Expanded perlite ore is an excellent aggregate to add to growing mixes, or even on it’s own in hydroponics environments. It is a volcanic mineral, that when it is heated (to about 871C) the particles pop in a similar fashion to popcorn and forms a very light, white material.

Similar to LECA, each particle is made of many tiny closed air cells.  Tiny cavities cover the surface which creates a very large surface area in which moisture is held.  Roots therefore have access to this water.  At the same time, the shape of the individual particles creates air passages between the particles and hence provides aeration and prevents root rot.  Because it is sterile and appropriate fertilisers should be added.  Different grades or sizes are suitable for different applications.

Advantages of Horticultural Perlite:

  • Improves aeration and drainage
  • Makes moisture and nutrients readily available to plants
  • Is inorganic and does not deteriorate.
  • Has an essentially neutral pH of 6.5 to 7.5.
  • Serves as an insulator to reduce extreme soil temperature fluctuations.
  • Is sterile and free of weeds and disease.
  • Is clean, odorless, lightweight, and safe to handle.

Common uses of Perlite in the horticulture:

Growing from Seed and cuttings—Perlite is a fantastic growing medium for commercial growers and hobbiests. Success rate of cuttings is excellent.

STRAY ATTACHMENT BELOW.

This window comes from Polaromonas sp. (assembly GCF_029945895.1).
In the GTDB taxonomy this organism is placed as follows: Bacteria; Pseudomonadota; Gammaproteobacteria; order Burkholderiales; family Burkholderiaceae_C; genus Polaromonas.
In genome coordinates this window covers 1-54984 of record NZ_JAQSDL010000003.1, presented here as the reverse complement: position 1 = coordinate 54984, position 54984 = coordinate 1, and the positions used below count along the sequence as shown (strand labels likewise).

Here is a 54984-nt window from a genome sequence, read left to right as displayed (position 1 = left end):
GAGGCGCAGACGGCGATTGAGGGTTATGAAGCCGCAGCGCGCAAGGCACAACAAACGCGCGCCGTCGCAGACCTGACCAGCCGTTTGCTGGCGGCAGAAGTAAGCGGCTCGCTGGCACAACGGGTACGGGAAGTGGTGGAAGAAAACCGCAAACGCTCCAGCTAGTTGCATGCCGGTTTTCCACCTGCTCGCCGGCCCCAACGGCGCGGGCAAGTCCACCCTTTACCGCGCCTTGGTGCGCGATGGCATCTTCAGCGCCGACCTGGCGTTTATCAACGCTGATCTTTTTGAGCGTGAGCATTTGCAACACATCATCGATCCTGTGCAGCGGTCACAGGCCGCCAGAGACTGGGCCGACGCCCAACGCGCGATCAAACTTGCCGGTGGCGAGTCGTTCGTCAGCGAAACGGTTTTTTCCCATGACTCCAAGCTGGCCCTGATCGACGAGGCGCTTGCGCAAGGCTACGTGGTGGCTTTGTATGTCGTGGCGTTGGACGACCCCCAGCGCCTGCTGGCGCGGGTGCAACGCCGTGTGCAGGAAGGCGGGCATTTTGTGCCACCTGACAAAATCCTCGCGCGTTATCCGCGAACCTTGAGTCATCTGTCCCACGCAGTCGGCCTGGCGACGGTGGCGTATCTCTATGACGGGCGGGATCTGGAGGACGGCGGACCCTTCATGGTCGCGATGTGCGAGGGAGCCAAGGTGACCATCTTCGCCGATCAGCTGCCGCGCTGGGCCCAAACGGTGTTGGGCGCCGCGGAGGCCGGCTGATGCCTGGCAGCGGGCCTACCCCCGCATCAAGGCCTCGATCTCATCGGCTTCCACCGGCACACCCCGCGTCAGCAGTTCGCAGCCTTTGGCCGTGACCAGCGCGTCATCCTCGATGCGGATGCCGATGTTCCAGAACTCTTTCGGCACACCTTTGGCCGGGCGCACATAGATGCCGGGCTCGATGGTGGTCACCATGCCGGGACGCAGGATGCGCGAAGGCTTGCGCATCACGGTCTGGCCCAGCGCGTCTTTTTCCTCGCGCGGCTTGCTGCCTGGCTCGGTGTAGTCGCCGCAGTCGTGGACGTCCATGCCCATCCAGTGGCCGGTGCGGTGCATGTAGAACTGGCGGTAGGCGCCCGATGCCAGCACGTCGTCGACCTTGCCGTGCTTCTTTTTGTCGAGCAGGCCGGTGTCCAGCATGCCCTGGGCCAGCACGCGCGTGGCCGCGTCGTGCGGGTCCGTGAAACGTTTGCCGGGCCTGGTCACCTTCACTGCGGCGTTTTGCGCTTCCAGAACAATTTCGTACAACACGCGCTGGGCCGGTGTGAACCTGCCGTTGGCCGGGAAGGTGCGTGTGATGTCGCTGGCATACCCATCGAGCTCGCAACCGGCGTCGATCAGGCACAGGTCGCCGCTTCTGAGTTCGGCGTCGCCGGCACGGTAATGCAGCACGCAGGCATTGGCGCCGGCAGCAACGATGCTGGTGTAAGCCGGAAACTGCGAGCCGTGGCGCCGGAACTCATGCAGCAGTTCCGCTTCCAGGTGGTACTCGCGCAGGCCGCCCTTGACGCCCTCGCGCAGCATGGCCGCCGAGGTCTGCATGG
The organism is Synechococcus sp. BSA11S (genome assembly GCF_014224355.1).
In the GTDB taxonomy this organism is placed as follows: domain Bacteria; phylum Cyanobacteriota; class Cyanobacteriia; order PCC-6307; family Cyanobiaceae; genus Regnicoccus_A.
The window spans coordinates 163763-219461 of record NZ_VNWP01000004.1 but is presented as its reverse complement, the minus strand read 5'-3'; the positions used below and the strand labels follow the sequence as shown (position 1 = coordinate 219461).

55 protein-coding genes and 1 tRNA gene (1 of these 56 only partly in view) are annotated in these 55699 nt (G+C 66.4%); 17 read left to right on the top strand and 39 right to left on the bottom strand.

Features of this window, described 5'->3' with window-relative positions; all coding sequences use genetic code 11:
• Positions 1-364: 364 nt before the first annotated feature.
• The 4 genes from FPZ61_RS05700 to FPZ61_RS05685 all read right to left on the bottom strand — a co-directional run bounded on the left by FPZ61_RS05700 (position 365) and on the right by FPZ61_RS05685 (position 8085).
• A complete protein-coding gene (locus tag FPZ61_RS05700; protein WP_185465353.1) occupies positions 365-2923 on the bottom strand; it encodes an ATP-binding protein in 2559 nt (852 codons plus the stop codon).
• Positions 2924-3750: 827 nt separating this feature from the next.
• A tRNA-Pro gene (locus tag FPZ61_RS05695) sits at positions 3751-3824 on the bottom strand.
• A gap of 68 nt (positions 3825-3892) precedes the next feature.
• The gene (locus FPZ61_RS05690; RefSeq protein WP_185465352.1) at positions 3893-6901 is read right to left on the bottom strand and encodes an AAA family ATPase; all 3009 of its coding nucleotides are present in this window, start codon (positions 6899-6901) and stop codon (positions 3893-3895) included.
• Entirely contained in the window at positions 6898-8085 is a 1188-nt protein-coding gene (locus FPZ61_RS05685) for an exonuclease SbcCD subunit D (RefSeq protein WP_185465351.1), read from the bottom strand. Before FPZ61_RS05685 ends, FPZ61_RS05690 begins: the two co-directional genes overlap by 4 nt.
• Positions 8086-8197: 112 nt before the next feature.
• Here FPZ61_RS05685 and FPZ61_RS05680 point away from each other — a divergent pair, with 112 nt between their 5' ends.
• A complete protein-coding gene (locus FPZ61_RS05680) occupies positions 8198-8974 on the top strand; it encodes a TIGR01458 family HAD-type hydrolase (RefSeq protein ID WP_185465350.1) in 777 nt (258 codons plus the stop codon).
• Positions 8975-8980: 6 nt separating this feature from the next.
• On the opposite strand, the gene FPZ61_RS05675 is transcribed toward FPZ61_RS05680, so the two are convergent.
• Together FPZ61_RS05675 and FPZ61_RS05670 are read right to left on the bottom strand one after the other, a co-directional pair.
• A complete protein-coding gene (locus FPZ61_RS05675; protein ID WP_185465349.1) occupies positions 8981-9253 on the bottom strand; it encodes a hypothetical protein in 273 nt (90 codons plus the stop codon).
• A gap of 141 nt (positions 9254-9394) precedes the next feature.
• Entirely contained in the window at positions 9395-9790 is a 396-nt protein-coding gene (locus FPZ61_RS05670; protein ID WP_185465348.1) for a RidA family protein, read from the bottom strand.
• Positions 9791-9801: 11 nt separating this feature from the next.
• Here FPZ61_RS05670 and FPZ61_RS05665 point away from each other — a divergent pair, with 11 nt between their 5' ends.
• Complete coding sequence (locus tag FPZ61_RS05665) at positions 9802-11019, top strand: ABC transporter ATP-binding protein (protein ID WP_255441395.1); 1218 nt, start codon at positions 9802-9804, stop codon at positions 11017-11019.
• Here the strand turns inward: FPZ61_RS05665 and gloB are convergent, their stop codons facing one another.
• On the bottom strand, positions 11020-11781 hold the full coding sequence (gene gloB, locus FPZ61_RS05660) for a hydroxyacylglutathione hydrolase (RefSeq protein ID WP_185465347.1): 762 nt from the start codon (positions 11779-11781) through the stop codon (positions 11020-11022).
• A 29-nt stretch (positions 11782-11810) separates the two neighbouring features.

Whether mixed or used on it’s own, it can be used as a seed starting medium because of the ease of maintaining uniform moisture and temperature levels. The bright white color makes it particularly effective as a seed cover offering protection against bright sunlight and high radiant energy as well as resistance to surface moss or algae growth. In addition, perlite’s white color reflects light up under plant foliage which further enhances growth.

Plug Production/Transplants—Commercial plug plant production in greenhouses showcase the role in water and nutrient conservation. Water retention by horticultural perlite is not an indiscriminate action. The amount of water adsorbed on the surface is a function of particle size. Coarser particles adsorb less water than finer grades —thus the amount of retained moisture that is desired can be regulated to suit particular requirements.

Because of it’s ability to cling to roots and root hairs and the friable nature of a mix reduces transplant shock which increases survival rates.

Reduced production time, conservation of water and nutrients, reduced labour and shipping costs, and increased survival rates all confirm horticultural perlite’s long and enviable record of performance throughout the world.

Rooftop, Interiorscape and Planter Growing—The advantages of horticultural perlite are readily seen in rooftop applications, planters, and interiorscape displays where weight is a factor. Wet sandy loam weights about 120-140 lbs/ft3 (1920-2240 kg/m3;perlite and peat mixed in equal volumes will weigh only about 35 lbs/ft3 (560 kg/m3. This difference can be critical where supporting structures such as roofs must be considered. Increasingly, 100% applications are being used both by home gardeners and commercial growers